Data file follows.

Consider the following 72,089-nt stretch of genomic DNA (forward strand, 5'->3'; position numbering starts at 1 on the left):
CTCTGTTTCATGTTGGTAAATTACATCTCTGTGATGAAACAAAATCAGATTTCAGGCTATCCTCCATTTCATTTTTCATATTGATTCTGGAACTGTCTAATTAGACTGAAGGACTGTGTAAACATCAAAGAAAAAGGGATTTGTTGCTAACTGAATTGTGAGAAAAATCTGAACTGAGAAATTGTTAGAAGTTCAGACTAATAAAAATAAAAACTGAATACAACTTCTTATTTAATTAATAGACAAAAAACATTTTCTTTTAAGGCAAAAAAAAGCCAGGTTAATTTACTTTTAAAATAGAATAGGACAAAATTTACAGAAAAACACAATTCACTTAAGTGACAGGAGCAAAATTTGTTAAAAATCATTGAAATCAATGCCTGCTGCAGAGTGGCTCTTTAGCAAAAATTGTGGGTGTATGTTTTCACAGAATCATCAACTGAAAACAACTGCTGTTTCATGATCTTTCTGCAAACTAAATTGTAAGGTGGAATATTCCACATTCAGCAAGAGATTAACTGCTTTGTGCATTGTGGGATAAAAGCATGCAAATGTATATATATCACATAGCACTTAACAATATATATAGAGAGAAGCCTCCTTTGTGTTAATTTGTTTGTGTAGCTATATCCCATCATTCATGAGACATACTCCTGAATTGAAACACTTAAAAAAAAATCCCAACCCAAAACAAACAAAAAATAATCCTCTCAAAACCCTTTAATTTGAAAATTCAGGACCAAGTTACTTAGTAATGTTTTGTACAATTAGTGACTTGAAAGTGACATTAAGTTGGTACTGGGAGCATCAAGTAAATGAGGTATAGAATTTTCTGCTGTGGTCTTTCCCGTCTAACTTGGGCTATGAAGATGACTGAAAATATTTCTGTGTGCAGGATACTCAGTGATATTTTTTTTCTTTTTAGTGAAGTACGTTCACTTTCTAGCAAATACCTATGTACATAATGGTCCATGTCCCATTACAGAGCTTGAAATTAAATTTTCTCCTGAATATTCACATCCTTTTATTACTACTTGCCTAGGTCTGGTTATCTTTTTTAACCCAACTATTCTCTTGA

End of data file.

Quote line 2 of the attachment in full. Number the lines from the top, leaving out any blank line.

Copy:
CTCTGTTTCATGTTGGTAAATTACATCTCTGTGATGAAACAAAATCAGATTTCAGGCTATCCTCCATTTCATTTTTCATATTGATTCTGGAACTGTCTAATTAGACTGAAGGACTGTGTAAACATCAAAGAAAAAGGGATTTGTTGCTAACTGAATTGTGAGAAAAATCTGAACTGAGAAATTGTTAGAAGTTCAGACTAATAAAAATAAAAACTGAATACAACTTCTTATTTAATTAATAGACAAAAAACATTTTCTTTTAAGGCAAAAAAAAGCCAGGTTAATTTACTTTTAAAATAGAATAGGACAAAATTTACAGAAAAACACAATTCACTTAAGTGACAGGAGCAAAATTTGTTAAAAATCATTGAAATCAATGCCTGCTGCAGAGTGGCTCTTTAGCAAAAATTGTGGGTGTATGTTTTCACAGAATCATCAACTGAAAACAACTGCTGTTTCATGATCTTTCTGCAAACTAAATTGTAAGGTGGAATATTCCACATTCAGCAAGAGATTAACTGCTTTGTGCATTGTGGGATAAAAGCATGCAAATGTATATATATCACATAGCACTTAACAATATATATAGAGAGAAGCCTCCTTTGTGTTAATTTGTTTGTGTAGCTATATCCCATCATTCATGAGACATACTCCTGAATTGAAACACTTAAAAAAAAATCCCAACCCAAAACAAACAAAAAATAATCCTCTCAAAACCCTTTAATTTGAAAATTCAGGACCAAGTTACTTAGTAATGTTTTGTACAATTAGTGACTTGAAAGTGACATTAAGTTGGTACTGGGAGCATCAAGTAAATGAGGTATAGAATTTTCTGCTGTGGTCTTTCCCGTCTAACTTGGGCTATGAAGATGACTGAAAATATTTCTGTGTGCAGGATACTCAGTGATATTTTTTTTCTTTTTAGTGAAGTACGTTCACTTTCTAGCAAATACCTATGTACATAATGGTCCATGTCCCATTACAGAGCTTGAAATTAAATTTTCTCCTGAATATTCACATCCTTTTATTACTACTTGCCTAGGTCTGGTTATCTTTTTTAACCCAACTATTCTCTTGA